STAFF BLOG CAPITOL CHATTER Franken urges super committee to spare rural hospitals
Sen. Al Franken worries that the so-called congressional super committee could create super problems for Minnesotas rural hospitals.
The Minnesota Democrat sent a letter to leaders of the Joint Selec... Posted on 11/18/11 at 12:53 PM
Jury is out on how default will impact Red River Valley Economists and analysts speculate that failure to raise the federal borrowing limit could lower the country’s credit rating, spike interest rates and cause ripples in the stock markets over America’s tenuous financial footing. But what would it mean for the Red River Valley?
While the walkouts, finger-pointing and ideological lines in the sand are nothing new to Washington politics, the current debt-ceiling stalemate has opened a dangerous new chapter in economic and political brinkmanship.
Sarah Palin is reloading again. Returning to the gunplay-flavored rhetoric that has become a trademark, the prospective presidential candidate urged conservatives in Congress on Wednesday evening not to back down in the increasingly chaotic fight over raising the federal debt ceiling, even as the nation teeters closer to a possibly catastrophic default.
President Barack Obama bluntly told Republican congressional leaders Wednesday they must compromise quickly if the government is to avoid an unprecedented default, adding, "Don't call my bluff" by passing a short-term debt limit increase he has threatened to veto.
With compromise talks at a vituperative standstill, Senate Republicans unexpectedly offered Tuesday to hand President Barack Obama new powers to avert a first-ever government default threatened for Aug. 2.
Pressing both political parties to give ground, President Barack Obama declared Monday he would reject any stopgap extension of the nation's borrowing limit, adding fresh urgency for Republicans and fellow Democrats to resolve intense tax and spending disputes and head off economic calamity. Open link and scroll to bottom of story for video of Pres. Obama speaking to reporters this morning
House Republican budget negotiators have abandoned plans to pursue a massive $4 trillion, 10-year deficit reduction package in the face of stiff GOP opposition to any plan that would increase taxes as part of the deal.
President Barack Obama prodded Congress Tuesday to reach a sweeping long-term deal within two weeks to raise the nation's borrowing limit rather than "kick the can down the road" with a makeshift, short-term solution to stave off default. And he declared the agreement must include the tax hikes Republicans strongly oppose.
North Dakota’s congressional delegation — like the rest of Congress — at odds on best way to fix federal deficit crisis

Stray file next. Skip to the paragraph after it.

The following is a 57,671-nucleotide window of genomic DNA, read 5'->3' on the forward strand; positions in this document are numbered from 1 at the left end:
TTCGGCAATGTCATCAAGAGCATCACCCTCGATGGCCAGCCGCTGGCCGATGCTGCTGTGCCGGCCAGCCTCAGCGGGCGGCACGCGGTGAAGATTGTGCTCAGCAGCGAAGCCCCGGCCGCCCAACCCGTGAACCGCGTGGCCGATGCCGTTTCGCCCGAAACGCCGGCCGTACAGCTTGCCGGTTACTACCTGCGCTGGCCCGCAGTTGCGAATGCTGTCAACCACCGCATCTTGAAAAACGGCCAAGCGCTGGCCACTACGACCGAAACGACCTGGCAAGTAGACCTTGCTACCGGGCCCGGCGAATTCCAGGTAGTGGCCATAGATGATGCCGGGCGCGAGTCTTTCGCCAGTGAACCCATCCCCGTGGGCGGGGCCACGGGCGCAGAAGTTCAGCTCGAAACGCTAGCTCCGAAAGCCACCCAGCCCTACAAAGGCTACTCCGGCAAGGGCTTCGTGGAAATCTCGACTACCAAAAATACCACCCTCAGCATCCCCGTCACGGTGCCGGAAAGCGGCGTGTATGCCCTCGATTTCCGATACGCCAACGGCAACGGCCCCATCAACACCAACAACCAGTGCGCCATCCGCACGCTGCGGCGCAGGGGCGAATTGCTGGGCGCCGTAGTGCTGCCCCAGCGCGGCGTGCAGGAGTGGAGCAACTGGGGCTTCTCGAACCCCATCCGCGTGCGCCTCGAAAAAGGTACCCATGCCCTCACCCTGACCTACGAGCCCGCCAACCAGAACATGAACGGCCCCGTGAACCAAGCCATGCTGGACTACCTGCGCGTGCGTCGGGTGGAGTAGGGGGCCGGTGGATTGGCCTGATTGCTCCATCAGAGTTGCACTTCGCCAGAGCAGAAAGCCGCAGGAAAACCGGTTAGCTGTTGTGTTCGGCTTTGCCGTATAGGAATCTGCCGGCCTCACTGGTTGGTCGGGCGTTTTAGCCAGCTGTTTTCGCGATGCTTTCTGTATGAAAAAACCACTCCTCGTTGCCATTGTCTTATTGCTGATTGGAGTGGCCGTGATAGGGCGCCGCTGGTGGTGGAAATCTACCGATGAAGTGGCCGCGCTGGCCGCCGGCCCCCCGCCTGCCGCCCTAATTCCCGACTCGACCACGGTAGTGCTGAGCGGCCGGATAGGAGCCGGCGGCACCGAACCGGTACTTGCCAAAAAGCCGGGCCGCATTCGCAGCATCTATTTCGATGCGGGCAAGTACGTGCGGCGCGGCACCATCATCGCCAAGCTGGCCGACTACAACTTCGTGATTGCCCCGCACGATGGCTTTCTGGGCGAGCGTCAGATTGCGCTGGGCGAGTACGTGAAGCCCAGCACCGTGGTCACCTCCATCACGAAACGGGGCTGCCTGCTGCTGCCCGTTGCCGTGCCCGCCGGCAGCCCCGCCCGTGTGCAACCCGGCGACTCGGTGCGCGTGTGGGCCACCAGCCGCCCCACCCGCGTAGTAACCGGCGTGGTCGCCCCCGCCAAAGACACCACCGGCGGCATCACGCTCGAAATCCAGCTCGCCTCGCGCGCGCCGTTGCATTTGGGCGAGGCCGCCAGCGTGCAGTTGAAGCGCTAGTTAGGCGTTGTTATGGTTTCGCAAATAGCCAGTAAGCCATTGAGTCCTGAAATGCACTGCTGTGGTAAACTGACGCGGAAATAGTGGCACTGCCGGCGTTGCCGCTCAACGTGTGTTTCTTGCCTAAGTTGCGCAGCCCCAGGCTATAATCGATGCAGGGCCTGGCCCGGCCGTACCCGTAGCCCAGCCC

North Dakota’s congressional delegation agrees the country needs a comprehensive plan to slash deficits and get a grip on the national debt to stave off the looming fiscal crisis. But Democratic Sen. Kent Conrad and Republicans Sen. John Hoeven and Rep. Rick Berg are just as divided as the rest of Congress when it comes to what should be included in that plan.
he Senate canceled its planned July Fourth recess on Thursday, but partisan divisions remained razor sharp as the clock ticked on efforts to strike a deal to avoid a government default and trim huge federal deficits.
Our nation faces serious financial challenges. Our government continues to spend $1.5 trillion more than it is taking in. With revenues of about $2.2 trillion and spending about $3.7 trillion, the U.S. government is adding $4 billion dollars to our deficit every day.
Budget Committee Chairman Kent Conrad, D-N.D., said the plan calls for a complete overhaul of the tax code — stripping out numerous tax write-offs while lowering income tax rates — but would leave Social Security untouched. The tax reform idea would generate an overall revenue increase of about $1 trillion over the coming decade.
UPDATED 5:08 P.M. Democrats have readied a proposal to cut $20 billion more from this year's budget, a party official said, but they haven't yet sent it to House Republicans. That's because they say it's unclear whether the majority Republicans would accept a split-the-difference bargain they'd earlier hinted at or will yield to demands of tea party-backed GOP freshmen for a tougher measure.
North Dakota senator calls for deficit reduction plan With the growing national debt putting the U.S. on an “unsustainable course,” Sen. Kent Conrad, D-N.D., said Friday that there’s no time to waste for Congress to pass a bipartisan, comprehensive plan to bring down the federal deficit.
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